Republicans pushed ahead with a vote to remove Rep. Ilhan Omar from the House Foreign Affairs Committee on Thursday, immediately after the committee’s membership was approved—their problem was that they couldn’t kick her off the committee until she was actually on it. “Oh, so now we can vote her off,” Speaker Kevin McCarthy told reporters after the committee membership was established. And they did, 218 to 211, with one Republican voting present.
McCarthy ensured that this would be possible by leaning on so-called moderate Republicans who had said they would vote against kicking Omar off the committee. All three Republicans who had said they would vote no changed their tune after McCarthy promised them he’d change the process for removing members from committees. In the future, according to the “commitment” Rep. Nancy Mace says she got from McCarthy, a full House vote would only come after a referral to the House Ethics Committee. As reporter Jacob Rubashkin tweeted, “So the ‘compromise’ is that hypothetical other members in the future will get the benefit of a protracted process but the real member facing removal now doesn’t?”
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Nauseatingly, Mace tweeted about her supposed compromise by calling herself a #IndependentVoice. Yes, that’s what they usually call it when you give your leader what he wants by extracting a meaningless “commitment” for the future.
Omar was defiant in the face of the partisan, racist retaliation against Democrats for having removed Rep. Marjorie Taylor Greene from committees two years ago. Greene had endorsed assassinating public officials in social media posts and embraced conspiracy theories about mass shootings being hoaxes, among other things. Republicans have accused Omar, one of the first two Muslim women in Congress, of antisemitism, an accusation based largely on her criticism of Israel’s government and support for Palestinian rights.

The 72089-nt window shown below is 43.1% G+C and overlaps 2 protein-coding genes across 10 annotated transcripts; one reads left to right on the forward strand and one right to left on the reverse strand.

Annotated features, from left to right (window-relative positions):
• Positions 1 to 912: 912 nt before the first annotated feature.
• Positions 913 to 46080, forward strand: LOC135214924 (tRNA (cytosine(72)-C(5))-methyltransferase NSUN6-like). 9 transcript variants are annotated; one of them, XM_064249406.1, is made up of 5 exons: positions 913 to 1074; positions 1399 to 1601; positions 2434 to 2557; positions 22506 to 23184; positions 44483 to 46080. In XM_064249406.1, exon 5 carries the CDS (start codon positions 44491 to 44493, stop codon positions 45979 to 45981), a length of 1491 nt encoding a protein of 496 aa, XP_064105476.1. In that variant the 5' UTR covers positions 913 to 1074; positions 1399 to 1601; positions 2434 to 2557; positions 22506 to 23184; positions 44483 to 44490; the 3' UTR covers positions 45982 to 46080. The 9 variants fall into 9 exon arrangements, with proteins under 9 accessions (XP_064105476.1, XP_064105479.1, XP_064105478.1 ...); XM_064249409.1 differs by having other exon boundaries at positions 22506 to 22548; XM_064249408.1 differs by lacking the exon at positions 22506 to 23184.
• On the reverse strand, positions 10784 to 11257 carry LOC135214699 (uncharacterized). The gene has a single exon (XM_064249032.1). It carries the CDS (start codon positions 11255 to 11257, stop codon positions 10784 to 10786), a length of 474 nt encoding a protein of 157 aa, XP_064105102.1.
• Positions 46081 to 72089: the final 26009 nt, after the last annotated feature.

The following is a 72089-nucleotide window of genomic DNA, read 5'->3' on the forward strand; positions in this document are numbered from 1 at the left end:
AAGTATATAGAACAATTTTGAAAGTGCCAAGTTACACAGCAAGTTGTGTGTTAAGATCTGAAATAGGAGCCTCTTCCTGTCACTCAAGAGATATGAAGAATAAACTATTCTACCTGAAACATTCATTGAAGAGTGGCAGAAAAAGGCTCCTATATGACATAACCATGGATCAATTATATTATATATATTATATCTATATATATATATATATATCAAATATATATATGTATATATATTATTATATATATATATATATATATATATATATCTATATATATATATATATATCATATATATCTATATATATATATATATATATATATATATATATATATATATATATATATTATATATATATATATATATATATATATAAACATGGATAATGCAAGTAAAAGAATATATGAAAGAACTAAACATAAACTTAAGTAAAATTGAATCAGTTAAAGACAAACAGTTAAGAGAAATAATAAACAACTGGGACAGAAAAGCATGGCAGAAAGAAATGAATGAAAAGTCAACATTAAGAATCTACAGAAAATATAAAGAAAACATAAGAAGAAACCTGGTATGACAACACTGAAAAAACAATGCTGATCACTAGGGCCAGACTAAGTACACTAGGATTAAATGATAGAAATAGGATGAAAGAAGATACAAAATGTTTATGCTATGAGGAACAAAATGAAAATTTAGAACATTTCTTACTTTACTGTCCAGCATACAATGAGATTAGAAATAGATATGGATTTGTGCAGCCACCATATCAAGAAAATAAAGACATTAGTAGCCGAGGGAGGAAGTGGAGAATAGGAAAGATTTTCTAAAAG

The vote to remove Greene was notably bipartisan, with 11 Republicans voting yes.
“My leadership and voice will not be diminished if I am not on this committee for one term. My voice will get louder and stronger,” Omar said in remarks immediately ahead of the vote. “So take your vote or not. I am here to stay, and I am here to be a voice against harms around the world and advocate for a better world.”
Earlier this week, Republican Rep. George Santos voluntarily left his committee assignments as he faces investigation for serious campaign finance violations. But whatever private pressure he may have gotten from McCarthy, he was allowed to step down himself, as his leadership has at least publicly continued to support him.
Cristina Tzintzún Ramirez, President at NextGen America, is back to talk with us about young voters. She talks about whether the rising numbers of young voters we saw during the midterms are sustainable, and what still needs to be done to achieve more young voter participation in our democracy as we progress toward a better America.
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